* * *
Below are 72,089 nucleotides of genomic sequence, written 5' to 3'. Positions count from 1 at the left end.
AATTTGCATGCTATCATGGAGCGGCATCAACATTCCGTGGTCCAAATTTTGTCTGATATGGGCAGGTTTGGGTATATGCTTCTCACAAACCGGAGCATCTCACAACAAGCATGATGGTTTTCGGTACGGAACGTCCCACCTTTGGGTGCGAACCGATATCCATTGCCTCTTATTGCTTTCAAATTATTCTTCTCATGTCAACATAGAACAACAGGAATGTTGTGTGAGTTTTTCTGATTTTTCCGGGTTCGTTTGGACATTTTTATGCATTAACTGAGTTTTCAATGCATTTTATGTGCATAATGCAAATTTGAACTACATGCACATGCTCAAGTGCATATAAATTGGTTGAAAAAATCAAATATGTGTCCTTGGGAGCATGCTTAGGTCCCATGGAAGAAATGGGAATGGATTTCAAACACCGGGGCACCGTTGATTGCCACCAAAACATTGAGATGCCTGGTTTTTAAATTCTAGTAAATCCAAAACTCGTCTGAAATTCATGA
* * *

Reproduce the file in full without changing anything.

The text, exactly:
Below are 72,089 nucleotides of genomic sequence, written 5' to 3'. Positions count from 1 at the left end.
AATTTGCATGCTATCATGGAGCGGCATCAACATTCCGTGGTCCAAATTTTGTCTGATATGGGCAGGTTTGGGTATATGCTTCTCACAAACCGGAGCATCTCACAACAAGCATGATGGTTTTCGGTACGGAACGTCCCACCTTTGGGTGCGAACCGATATCCATTGCCTCTTATTGCTTTCAAATTATTCTTCTCATGTCAACATAGAACAACAGGAATGTTGTGTGAGTTTTTCTGATTTTTCCGGGTTCGTTTGGACATTTTTATGCATTAACTGAGTTTTCAATGCATTTTATGTGCATAATGCAAATTTGAACTACATGCACATGCTCAAGTGCATATAAATTGGTTGAAAAAATCAAATATGTGTCCTTGGGAGCATGCTTAGGTCCCATGGAAGAAATGGGAATGGATTTCAAACACCGGGGCACCGTTGATTGCCACCAAAACATTGAGATGCCTGGTTTTTAAATTCTAGTAAATCCAAAACTCGTCTGAAATTCATGA